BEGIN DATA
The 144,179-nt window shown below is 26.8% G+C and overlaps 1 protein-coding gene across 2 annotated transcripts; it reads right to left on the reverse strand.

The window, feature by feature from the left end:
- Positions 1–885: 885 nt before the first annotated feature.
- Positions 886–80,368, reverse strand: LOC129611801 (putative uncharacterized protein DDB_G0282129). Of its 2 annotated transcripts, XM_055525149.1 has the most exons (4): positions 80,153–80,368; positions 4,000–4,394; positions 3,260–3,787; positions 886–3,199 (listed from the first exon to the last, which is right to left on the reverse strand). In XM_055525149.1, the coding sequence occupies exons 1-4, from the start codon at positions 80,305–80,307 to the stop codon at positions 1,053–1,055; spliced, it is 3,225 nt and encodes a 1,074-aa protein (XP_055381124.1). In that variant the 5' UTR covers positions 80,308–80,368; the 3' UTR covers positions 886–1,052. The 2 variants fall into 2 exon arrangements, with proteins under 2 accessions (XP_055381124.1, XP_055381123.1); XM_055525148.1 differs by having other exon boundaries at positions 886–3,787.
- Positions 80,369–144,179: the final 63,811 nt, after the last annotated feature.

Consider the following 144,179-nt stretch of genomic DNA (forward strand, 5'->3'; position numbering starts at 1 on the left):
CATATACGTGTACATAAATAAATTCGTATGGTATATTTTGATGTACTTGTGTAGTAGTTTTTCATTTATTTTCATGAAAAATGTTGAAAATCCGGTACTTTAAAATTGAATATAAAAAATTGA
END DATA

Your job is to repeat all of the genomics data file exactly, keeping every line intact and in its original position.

The 144,179-nt window shown below is 26.8% G+C and overlaps 1 protein-coding gene across 2 annotated transcripts; it reads right to left on the reverse strand.

The window, feature by feature from the left end:
- Positions 1–885: 885 nt before the first annotated feature.
- Positions 886–80,368, reverse strand: LOC129611801 (putative uncharacterized protein DDB_G0282129). Of its 2 annotated transcripts, XM_055525149.1 has the most exons (4): positions 80,153–80,368; positions 4,000–4,394; positions 3,260–3,787; positions 886–3,199 (listed from the first exon to the last, which is right to left on the reverse strand). In XM_055525149.1, the coding sequence occupies exons 1-4, from the start codon at positions 80,305–80,307 to the stop codon at positions 1,053–1,055; spliced, it is 3,225 nt and encodes a 1,074-aa protein (XP_055381124.1). In that variant the 5' UTR covers positions 80,308–80,368; the 3' UTR covers positions 886–1,052. The 2 variants fall into 2 exon arrangements, with proteins under 2 accessions (XP_055381124.1, XP_055381123.1); XM_055525148.1 differs by having other exon boundaries at positions 886–3,787.
- Positions 80,369–144,179: the final 63,811 nt, after the last annotated feature.

Consider the following 144,179-nt stretch of genomic DNA (forward strand, 5'->3'; position numbering starts at 1 on the left):
CATATACGTGTACATAAATAAATTCGTATGGTATATTTTGATGTACTTGTGTAGTAGTTTTTCATTTATTTTCATGAAAAATGTTGAAAATCCGGTACTTTAAAATTGAATATAAAAAATTGA